Skills proposals welcomed, but more needed, says trade body

By Gwen Ridler

- Last updated on GMT

New Government proposals could see employers more involved in skills provision
New Government proposals could see employers more involved in skills provision

Related tags Training & recruitment

Food industry representatives have welcomed Government proposals for more employer involvement in developing vital skills but have claimed they do not address all the sector’s concerns.

The Skills for Jobs white paper​ sets out reforms to post-16 technical education and training to support people to develop the skills needed to get good jobs and improve national productivity.

Under the proposals, measures would be made to simplify and reform funding and accountability for learning providers and give employers a greater say in the development of skills.

Food and Drink Federation (FDF) education and skills policy manager Mark Corbett welcomed the publication of the white paper, as well as the focus on employers taking a leading role in shaping skills provision.

Fall in apprenticeships

He added: “It is encouraging that the Government has acknowledged the need to address the fall in Apprenticeships.

“The additional support for SMEs, and a matching service, will help with the take-up of the levy transfer, but it doesn’t address the root cause of businesses not being able to use their levy due to inflexibilities in the system.”

While the FDF supported the announcement that eligible adults could access a level 3 qualification for free, Corbett was disappointed that there were currently no options available for food and drink manufacturing.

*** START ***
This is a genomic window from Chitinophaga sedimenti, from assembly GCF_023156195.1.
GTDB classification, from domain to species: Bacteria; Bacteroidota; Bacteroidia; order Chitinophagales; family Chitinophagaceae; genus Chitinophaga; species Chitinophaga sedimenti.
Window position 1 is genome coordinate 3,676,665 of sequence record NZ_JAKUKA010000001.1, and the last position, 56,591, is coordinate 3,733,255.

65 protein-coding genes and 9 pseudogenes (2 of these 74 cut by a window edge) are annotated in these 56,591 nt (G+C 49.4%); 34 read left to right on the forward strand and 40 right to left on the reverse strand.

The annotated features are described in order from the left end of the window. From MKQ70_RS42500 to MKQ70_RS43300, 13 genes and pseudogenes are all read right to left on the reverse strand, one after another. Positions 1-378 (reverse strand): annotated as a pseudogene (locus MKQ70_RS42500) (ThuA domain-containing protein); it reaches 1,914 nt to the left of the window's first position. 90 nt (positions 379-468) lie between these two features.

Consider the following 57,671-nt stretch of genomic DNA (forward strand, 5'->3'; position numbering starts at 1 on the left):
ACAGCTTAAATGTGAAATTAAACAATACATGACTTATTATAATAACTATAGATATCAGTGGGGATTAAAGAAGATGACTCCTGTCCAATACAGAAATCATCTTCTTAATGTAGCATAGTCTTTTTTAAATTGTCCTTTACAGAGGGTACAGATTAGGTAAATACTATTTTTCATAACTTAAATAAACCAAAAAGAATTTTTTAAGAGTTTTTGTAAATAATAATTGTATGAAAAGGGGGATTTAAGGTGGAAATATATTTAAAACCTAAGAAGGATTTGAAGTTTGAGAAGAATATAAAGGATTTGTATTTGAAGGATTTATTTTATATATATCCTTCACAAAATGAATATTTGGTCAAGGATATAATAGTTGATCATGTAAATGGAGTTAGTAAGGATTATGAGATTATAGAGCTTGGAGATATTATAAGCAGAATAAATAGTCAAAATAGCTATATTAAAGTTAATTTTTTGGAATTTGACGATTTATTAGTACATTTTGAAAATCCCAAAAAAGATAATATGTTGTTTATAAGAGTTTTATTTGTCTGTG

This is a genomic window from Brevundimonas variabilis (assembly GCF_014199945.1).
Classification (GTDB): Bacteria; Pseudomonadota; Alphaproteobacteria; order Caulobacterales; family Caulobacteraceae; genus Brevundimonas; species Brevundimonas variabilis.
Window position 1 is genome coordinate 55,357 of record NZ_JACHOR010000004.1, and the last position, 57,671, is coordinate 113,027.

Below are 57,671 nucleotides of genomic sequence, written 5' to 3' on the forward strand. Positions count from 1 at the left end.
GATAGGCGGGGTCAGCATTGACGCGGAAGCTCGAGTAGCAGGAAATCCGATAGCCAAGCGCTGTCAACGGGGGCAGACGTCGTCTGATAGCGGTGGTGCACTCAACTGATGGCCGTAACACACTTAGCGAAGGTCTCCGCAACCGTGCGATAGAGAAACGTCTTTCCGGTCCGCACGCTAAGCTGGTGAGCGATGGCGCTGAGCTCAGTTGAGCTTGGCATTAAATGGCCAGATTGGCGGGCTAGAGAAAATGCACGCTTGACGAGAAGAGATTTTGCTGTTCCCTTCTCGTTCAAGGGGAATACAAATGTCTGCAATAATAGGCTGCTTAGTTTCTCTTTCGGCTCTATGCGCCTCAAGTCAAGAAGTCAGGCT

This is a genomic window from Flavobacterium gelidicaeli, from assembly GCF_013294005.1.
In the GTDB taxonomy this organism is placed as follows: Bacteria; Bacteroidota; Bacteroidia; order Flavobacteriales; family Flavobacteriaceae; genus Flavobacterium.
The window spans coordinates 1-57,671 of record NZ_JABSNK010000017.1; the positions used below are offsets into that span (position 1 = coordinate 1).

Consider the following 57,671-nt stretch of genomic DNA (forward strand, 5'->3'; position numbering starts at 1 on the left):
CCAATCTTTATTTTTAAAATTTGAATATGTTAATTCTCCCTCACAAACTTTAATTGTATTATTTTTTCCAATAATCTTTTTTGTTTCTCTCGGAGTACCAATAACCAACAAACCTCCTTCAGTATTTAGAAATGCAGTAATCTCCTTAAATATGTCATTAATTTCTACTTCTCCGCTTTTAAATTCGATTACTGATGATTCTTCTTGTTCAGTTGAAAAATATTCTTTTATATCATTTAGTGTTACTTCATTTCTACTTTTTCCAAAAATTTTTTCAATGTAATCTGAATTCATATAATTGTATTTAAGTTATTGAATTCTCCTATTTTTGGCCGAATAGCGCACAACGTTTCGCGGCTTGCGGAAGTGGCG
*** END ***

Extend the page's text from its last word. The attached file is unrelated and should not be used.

“Food and drink businesses have been recruiting throughout the pandemic and continue to offer excellent career opportunities to people who want to retrain,”​ he continued.  

Seeking clarity

“We seek urgent clarity on how the Government will ensure that this offer adapts to our sector’s current and future priorities.”

There have been consistent calls for food and drink roles to be more heavily advertised to potential apprentices and school leavers. However, the past year had made it more difficult for food and drink processors to support these roles, said Corbett.

Factories forced to turn away non-essential workers due to regional and national lockdowns has meant Apprentices have missed on-the-job training, while the closure of colleges hampered classroom teaching sessions.

Specialist qualifications awarding body FDQ chief executive Terry Fennell argued that staff shortages and a slowdown in the take-up of apprenticeships had made it harder to maintain food standards.

In October last year, Wales’s largest meat processor Kepak signed up to the Welsh government’s Apprenticeship Programme to boost workforce skills,​ aiming to bring 100 existing staff on board the scheme within a year.

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